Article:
President McKinley And Divine Providence
( Originally Published 1902 )
THE ceremonies at the inauguration of President McKinley and Vice-President Roosevelt were the most magnificent of any ever held in this country. The parade was not as large or imposing as the one in honor of Admiral Dewey on his return from Manila, or the one in honor of General Grant after his trip around the world; but in the beauty of the decorations, in the appearance and skill of the troops, in the multitudes of people present, and in the dignity and impressiveness of the exercises, the celebration surpassed by far any other one of the kind ever attempted in this country. At the appointed time Chief Justice Fuller stepped to the front of the pavilion to the right of the President, the President turned and faced him, and raising his right hand received the oath of office, at the conclusion of which, the Chief Justice opened the Bible in use in the Supreme Court, raised it toward the President's lips, who, bending low his head kissed the book.
The book, it happened, was open at the sixteenth chapter of Proverbs, and it is said his lips touched these verses : " He that handleth a matter wisely shall find good ; and whoso trusteth in the Lord, happy is he." " The wise in heart shall be called prudent ; and the sweetness of the lips increaseth learning." The President then delivered his inaugural address, to an audience of thirty or forty thousand which stood in the pelting rain. His address, which was brief, contained two references to the Providence of God, one over the nation, the other over himself. He said, " Intrusted by the people for a second time with the office of President, I enter upon its administration appreciating the great responsibilities which attach to this renewed honor and commission, promising unreserved devotion on my part to their faithful discharge, and reverently invoking for my guidance the direction and favor of Almighty God."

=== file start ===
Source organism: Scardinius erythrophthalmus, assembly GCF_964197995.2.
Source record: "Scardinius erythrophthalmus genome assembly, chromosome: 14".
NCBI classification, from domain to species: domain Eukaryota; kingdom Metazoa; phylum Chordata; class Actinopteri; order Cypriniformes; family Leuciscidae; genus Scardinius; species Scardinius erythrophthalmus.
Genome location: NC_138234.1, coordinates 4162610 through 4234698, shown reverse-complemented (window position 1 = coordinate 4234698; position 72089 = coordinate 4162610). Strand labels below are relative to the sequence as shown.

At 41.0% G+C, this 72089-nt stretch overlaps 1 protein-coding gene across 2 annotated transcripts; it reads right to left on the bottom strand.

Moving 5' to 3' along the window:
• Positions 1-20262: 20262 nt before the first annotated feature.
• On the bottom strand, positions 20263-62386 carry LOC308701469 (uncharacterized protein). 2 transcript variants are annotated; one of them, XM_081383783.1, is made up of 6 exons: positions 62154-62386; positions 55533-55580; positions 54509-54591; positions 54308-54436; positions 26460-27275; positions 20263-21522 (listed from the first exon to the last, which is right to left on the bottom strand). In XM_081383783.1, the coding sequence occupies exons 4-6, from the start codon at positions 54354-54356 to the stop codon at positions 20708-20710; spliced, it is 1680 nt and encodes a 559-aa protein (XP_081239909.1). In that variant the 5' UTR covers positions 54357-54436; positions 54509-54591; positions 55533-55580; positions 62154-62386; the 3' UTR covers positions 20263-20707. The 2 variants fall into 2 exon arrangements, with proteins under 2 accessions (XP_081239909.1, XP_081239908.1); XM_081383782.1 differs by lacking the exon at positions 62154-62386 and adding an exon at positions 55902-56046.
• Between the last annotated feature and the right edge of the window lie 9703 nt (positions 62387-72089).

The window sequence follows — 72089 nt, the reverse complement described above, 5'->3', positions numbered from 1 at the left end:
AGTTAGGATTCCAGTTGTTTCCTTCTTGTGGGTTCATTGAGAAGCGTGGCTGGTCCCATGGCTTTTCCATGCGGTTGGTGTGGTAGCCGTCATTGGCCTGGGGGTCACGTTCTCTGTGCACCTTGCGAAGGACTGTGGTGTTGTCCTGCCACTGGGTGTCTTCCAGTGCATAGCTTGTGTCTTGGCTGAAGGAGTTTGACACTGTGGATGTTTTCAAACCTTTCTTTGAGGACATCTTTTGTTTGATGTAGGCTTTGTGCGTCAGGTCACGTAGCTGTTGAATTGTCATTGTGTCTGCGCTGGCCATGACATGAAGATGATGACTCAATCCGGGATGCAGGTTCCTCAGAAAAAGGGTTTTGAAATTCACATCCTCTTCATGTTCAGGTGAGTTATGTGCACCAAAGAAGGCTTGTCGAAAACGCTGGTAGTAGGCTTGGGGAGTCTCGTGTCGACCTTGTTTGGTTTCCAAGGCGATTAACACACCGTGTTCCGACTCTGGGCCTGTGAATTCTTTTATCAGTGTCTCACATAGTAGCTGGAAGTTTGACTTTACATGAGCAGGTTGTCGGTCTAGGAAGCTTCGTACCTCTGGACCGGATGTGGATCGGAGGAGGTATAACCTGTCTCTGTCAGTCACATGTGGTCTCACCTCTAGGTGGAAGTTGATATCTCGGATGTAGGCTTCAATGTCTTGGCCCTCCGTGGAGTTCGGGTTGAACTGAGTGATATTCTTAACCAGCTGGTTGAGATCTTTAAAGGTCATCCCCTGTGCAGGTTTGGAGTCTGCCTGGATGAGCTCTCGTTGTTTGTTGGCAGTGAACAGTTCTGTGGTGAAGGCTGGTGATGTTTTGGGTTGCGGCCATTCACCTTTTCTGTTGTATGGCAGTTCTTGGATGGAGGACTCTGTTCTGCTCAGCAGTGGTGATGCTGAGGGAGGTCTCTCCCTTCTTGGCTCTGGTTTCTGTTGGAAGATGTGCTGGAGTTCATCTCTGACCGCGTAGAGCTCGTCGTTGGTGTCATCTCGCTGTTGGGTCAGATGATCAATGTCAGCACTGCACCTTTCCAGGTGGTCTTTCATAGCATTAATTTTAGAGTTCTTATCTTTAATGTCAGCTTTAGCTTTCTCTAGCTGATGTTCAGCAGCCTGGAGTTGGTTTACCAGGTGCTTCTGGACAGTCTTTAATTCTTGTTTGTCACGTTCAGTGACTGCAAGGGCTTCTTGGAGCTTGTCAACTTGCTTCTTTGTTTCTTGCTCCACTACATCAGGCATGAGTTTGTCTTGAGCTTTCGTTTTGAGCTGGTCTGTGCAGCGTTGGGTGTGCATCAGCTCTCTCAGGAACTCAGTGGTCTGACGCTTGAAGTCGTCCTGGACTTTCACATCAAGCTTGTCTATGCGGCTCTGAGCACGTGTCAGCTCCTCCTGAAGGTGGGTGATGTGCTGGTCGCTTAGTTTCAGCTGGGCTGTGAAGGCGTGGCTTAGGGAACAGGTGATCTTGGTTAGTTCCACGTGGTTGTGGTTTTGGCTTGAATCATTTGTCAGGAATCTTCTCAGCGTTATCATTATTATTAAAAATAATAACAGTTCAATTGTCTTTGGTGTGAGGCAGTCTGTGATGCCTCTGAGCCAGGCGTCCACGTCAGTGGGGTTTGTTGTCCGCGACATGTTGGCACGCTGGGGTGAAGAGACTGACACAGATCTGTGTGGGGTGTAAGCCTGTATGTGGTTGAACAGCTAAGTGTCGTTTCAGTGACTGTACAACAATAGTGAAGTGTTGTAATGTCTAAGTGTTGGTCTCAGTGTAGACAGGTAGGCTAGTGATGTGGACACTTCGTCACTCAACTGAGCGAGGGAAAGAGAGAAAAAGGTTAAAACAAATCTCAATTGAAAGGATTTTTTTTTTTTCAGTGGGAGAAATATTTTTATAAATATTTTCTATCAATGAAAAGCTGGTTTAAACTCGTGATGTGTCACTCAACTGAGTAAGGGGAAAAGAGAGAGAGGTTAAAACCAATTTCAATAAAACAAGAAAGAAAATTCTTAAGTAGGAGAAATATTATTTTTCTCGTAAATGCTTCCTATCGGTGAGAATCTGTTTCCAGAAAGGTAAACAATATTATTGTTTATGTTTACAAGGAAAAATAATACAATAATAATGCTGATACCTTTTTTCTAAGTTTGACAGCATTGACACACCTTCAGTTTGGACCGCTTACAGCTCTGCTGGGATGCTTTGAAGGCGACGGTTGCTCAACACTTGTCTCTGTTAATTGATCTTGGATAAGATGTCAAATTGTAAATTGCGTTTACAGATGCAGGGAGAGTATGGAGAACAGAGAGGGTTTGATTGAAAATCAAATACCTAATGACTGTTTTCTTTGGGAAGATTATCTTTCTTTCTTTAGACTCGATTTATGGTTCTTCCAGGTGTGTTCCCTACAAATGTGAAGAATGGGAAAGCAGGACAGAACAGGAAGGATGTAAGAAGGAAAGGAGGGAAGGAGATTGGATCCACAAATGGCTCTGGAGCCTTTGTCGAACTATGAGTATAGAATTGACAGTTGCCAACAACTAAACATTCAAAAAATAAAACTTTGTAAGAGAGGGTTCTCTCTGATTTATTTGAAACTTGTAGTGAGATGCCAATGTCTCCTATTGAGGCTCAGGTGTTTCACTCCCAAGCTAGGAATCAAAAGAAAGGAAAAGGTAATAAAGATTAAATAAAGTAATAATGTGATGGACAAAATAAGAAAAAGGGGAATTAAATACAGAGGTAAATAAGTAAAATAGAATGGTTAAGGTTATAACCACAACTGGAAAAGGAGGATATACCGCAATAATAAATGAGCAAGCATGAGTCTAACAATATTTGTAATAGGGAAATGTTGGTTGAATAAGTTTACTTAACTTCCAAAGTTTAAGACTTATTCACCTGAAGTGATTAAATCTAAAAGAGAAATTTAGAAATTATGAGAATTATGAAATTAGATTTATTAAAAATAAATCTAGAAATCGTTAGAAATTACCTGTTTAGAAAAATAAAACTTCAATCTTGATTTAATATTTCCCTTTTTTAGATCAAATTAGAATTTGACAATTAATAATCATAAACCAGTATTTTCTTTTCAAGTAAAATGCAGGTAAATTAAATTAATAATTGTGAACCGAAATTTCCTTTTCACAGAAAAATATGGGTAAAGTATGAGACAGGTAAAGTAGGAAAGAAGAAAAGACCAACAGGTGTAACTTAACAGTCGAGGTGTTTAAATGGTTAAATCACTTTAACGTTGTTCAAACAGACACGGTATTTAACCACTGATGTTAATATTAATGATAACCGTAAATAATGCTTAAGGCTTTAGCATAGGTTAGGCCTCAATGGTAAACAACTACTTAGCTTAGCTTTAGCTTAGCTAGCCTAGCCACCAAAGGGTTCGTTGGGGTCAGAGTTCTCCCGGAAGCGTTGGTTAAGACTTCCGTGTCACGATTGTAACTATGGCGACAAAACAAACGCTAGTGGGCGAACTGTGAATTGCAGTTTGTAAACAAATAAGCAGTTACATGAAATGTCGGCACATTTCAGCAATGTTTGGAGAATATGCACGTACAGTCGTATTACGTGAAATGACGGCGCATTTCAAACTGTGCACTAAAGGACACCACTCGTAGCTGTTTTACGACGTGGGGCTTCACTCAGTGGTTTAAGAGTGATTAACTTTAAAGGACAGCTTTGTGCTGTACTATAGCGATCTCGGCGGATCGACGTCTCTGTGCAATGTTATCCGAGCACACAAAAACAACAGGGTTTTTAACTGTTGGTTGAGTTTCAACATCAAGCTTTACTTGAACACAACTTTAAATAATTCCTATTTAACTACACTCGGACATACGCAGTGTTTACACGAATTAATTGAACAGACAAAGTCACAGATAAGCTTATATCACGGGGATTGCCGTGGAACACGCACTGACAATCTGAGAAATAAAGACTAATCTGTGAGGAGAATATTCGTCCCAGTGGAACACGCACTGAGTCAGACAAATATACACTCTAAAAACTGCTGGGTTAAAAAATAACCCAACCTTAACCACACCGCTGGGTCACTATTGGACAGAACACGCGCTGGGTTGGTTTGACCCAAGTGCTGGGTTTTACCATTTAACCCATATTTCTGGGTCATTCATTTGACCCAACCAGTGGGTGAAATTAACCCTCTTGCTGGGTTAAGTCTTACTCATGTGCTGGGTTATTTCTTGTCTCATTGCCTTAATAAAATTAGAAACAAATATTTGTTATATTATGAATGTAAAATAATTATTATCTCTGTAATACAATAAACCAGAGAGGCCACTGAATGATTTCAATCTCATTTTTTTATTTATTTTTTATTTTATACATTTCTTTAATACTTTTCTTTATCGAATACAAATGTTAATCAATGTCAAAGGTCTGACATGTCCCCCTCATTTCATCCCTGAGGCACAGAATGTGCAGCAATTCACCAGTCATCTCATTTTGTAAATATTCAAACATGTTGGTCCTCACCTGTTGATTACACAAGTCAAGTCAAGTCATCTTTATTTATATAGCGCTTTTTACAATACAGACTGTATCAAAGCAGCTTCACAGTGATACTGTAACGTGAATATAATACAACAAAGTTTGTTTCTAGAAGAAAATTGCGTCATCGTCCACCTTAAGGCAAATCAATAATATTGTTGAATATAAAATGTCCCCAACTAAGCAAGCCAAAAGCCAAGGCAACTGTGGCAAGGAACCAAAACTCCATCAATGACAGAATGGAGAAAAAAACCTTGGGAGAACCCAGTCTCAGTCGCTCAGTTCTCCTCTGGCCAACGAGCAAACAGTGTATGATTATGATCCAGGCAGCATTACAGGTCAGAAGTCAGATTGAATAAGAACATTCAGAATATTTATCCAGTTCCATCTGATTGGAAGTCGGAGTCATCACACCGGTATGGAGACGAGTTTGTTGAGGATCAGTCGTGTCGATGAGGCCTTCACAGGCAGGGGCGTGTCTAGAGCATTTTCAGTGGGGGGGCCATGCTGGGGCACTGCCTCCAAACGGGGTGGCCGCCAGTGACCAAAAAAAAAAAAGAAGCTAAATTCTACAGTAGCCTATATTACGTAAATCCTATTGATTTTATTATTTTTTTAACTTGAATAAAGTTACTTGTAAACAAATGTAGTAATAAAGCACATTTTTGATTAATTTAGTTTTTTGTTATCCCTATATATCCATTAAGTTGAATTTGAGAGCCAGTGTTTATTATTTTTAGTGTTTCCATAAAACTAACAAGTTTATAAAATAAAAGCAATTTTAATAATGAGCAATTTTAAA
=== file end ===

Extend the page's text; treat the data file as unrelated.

Almost all of the Presidents of the United States have been men of faith and prayer, and in their public addresses have asked the guidance of God in the administration of their office. We recall the words of Major McKinley on this subject in an address at the dedication of a Young Men's Christian Association Building at Youngstown, Ohio, September 6, 1892. He said, "The men who established this Government had faith in God, and sublimely trusted in him. They besought his counsel and advice in every step of their progress. And so it has been ever since. American history abounds in instances of this sincere reliance on a Higher Power in all great trials in our national affairs. We have never had a President from Washington to Harrison who publicly avowed infidelity or scoffed at the faith of the masses of our people."